ForC: A global database of forest carbon stocks and fluxesAnderson-Teixeira, Kristina J.Wang, Maria M. H.McGarvey, Jennifer C.Herrmann, ValentineTepley, Alan J.Bond-Lamberty, BenLeBauer, David S.2018DOI: info:10.1002/ecy.2229Ecologyv. 99No. 6150715070012-9658
Anderson-Teixeira, Kristina J., Wang, Maria M. H., McGarvey, Jennifer C., Herrmann, Valentine, Tepley, Alan J., Bond-Lamberty, Ben, and LeBauer, David S. 2018. "ForC: A global database of forest carbon stocks and fluxes." Ecology 99 (6):1507. https://doi.org/10.1002/ecy.2229
ID: 146200
Type: article
Authors: Anderson-Teixeira, Kristina J.; Wang, Maria M. H.; McGarvey, Jennifer C.; Herrmann, Valentine; Tepley, Alan J.; Bond-Lamberty, Ben; LeBauer, David S.
Keywords: STRI; NZP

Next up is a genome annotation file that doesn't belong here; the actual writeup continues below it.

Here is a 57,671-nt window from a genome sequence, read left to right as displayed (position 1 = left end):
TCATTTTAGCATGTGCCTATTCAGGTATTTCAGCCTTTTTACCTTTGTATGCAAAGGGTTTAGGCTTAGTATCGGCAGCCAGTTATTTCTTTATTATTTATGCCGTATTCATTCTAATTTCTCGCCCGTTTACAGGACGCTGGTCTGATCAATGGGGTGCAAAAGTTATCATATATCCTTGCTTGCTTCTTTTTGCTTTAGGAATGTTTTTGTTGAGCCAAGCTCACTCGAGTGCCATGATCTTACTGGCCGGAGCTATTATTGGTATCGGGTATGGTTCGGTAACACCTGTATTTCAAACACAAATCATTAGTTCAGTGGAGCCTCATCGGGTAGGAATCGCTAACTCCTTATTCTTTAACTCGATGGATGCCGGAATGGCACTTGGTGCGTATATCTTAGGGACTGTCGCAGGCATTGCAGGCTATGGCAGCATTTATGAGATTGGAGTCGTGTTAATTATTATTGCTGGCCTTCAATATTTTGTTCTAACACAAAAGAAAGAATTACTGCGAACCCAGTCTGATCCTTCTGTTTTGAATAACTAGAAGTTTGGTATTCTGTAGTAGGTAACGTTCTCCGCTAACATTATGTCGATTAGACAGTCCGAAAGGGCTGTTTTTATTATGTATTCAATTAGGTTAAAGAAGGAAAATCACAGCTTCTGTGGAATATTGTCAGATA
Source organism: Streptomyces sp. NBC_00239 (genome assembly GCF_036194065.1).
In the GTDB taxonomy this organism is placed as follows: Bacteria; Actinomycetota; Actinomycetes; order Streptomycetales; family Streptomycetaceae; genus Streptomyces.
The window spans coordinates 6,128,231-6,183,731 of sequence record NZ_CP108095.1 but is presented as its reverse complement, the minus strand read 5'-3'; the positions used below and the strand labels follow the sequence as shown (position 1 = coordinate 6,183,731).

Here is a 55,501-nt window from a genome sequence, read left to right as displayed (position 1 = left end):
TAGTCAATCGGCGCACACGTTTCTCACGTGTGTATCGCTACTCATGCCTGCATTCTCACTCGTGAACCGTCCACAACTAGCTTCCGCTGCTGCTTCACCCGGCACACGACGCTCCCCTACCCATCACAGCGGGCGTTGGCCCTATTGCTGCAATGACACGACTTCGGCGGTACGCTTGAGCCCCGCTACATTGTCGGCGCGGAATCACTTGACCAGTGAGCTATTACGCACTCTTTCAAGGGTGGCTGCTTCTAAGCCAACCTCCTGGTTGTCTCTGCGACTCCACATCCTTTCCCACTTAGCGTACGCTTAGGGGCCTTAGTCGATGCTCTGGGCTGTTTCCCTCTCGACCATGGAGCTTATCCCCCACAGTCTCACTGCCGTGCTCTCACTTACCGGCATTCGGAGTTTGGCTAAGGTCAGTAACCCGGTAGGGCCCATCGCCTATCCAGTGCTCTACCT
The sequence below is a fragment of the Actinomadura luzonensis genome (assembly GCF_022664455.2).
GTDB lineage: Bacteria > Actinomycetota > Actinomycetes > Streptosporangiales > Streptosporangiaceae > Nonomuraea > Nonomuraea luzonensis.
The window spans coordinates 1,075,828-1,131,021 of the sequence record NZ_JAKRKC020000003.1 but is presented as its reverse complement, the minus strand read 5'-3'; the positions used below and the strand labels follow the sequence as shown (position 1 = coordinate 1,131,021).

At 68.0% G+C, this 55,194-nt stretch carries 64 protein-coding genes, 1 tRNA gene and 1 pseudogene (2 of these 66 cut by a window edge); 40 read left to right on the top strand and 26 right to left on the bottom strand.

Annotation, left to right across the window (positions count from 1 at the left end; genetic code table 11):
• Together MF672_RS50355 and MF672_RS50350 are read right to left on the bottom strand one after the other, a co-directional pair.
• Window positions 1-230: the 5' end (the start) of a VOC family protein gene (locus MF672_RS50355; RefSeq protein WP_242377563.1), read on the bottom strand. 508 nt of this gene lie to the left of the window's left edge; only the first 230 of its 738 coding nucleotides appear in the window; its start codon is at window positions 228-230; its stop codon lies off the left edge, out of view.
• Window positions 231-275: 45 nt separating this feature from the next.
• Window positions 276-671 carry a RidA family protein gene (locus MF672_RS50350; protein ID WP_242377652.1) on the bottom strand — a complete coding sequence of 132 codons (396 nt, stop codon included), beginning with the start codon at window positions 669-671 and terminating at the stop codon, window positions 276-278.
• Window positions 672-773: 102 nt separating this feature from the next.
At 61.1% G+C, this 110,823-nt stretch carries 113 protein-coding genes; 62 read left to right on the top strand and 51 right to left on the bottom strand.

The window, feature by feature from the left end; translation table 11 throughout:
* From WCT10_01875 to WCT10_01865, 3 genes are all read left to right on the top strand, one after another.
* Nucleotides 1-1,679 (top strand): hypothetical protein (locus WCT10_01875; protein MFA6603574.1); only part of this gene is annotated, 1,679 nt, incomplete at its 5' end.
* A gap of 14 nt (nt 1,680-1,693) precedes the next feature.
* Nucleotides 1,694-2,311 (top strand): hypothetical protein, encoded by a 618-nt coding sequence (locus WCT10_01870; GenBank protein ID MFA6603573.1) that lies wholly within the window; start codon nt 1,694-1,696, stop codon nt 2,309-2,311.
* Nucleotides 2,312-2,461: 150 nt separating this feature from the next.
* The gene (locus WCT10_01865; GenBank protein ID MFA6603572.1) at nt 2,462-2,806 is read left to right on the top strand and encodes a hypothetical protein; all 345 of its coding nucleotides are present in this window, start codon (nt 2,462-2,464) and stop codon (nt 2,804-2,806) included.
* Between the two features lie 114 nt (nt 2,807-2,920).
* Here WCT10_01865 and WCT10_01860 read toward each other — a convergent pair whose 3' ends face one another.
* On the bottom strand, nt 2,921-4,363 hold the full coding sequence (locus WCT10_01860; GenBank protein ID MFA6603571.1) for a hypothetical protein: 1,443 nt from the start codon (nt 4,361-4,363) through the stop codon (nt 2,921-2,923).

Abstract: Forests play an influential role in the global carbon (C) cycle, storing roughly half of terrestrial C and annually exchanging with the atmosphere more than ten times the carbon dioxide (CO2) emitted by anthropogenic activities. Yet, scaling up from field-based measurements of forest C stocks and fluxes to understand global scale C cycling and its climate sensitivity remains an important challenge. Tens of thousands of forest C measurements have been made, but these data have yet to be integrated into a single database that makes them accessible for integrated analyses. Here we present an open-access global Forest Carbon database (ForC) containing previously published records of field-based measurements of ecosystem-level C stocks and annual fluxes, along with disturbance history and methodological information. ForC expands upon the previously published tropical portion of this database, TropForC (DOI: 10.5061/dryad.t516f), now including 17,367 records (previously 3,568) representing 2,731 plots (previously 845) in 826 geographically distinct areas. The database covers all forested biogeographic and climate zones, represents forest stands of all ages, and currently includes data collected between 1934 and 2015. We expect that ForC will prove useful for macroecological analyses of forest C cycling, for evaluation of model predictions or remote sensing products, for quantifying the contribution of forests to the global C cycle, and for supporting international efforts to inventory forest carbon and greenhouse gas exchange. A dynamic version of ForC is maintained at on GitHub (https://GitHub.com/forc-db), and we encourage the research community to collaborate in updating, correcting, expanding, and utilizing this database. ForC is an open access database, and we encourage use of the data for scientific research and education purposes. Data may not be used for commercial purposes without written permission of the database PI. Any publications using ForC data should cite this publication and Anderson-Teixeira et al. 2016(a) (see Metadata S1). No other copyright or cost restrictions are associated with the use of this dataset. This article is protected by copyright. All rights reserved.